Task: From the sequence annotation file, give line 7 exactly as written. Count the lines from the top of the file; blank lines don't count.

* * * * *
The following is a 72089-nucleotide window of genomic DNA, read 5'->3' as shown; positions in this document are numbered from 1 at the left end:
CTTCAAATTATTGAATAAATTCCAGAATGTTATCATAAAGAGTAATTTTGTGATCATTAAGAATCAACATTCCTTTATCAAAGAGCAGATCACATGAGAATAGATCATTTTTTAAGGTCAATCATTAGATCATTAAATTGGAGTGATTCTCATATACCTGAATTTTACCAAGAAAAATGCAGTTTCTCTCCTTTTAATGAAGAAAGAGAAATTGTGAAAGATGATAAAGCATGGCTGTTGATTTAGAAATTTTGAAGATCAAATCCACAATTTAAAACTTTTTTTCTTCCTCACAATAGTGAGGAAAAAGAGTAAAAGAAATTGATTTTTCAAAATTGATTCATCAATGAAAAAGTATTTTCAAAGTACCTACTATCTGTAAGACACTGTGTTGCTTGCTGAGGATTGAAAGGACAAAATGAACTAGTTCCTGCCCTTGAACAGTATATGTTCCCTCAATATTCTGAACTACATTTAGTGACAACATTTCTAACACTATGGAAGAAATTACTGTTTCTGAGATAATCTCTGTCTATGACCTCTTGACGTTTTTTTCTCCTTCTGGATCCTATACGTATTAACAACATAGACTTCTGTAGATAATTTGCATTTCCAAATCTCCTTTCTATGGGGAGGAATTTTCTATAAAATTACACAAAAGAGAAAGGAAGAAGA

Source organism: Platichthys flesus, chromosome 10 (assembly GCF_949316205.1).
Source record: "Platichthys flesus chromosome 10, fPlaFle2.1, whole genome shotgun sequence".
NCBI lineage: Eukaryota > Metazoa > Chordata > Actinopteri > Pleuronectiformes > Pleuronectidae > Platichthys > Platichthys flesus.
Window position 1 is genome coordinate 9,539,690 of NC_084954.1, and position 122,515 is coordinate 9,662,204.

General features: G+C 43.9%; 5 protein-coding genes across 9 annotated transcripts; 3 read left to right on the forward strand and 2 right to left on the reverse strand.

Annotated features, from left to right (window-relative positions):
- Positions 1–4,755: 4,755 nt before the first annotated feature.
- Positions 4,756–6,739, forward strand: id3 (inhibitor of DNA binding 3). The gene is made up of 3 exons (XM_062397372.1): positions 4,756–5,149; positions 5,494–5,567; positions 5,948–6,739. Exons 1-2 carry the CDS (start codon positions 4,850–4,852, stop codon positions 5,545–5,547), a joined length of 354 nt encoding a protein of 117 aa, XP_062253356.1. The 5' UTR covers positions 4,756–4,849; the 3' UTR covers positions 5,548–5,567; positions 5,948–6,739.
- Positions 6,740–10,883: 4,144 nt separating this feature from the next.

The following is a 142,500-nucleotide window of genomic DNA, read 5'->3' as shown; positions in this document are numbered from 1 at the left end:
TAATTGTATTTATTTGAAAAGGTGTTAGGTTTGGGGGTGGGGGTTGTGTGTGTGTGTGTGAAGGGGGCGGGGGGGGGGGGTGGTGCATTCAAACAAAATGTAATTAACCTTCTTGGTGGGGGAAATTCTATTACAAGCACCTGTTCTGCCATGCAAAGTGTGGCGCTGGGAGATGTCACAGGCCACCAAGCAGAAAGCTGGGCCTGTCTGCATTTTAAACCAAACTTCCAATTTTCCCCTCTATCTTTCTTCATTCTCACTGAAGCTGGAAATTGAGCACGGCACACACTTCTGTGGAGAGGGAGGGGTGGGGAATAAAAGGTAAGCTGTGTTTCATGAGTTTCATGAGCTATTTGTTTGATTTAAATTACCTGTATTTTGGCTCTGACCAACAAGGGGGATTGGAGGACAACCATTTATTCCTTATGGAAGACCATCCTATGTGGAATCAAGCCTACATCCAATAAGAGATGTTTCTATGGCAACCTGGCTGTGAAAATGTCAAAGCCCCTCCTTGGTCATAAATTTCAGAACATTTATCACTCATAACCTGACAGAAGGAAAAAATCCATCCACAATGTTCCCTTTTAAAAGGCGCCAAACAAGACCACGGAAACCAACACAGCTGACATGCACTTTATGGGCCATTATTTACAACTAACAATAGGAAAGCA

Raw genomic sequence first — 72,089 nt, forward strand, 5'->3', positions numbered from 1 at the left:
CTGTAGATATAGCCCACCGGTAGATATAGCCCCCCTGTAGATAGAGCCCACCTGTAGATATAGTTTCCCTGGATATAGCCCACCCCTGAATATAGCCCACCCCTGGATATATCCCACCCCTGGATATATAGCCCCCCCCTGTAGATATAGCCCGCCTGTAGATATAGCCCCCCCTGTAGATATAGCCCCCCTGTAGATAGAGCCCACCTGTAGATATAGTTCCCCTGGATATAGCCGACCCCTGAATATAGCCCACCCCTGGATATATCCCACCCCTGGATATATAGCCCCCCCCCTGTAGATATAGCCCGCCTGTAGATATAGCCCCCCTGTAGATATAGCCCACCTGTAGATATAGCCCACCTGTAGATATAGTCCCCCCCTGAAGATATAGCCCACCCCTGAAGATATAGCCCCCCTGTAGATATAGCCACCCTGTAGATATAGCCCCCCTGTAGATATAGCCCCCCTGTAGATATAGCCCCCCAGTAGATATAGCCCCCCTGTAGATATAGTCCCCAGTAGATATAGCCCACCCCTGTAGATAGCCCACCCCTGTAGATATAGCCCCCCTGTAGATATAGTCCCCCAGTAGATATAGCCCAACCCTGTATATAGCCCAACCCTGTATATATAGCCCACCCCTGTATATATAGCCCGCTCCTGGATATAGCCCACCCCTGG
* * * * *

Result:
General features: G+C 43.9%; 5 protein-coding genes across 9 annotated transcripts; 3 read left to right on the forward strand and 2 right to left on the reverse strand.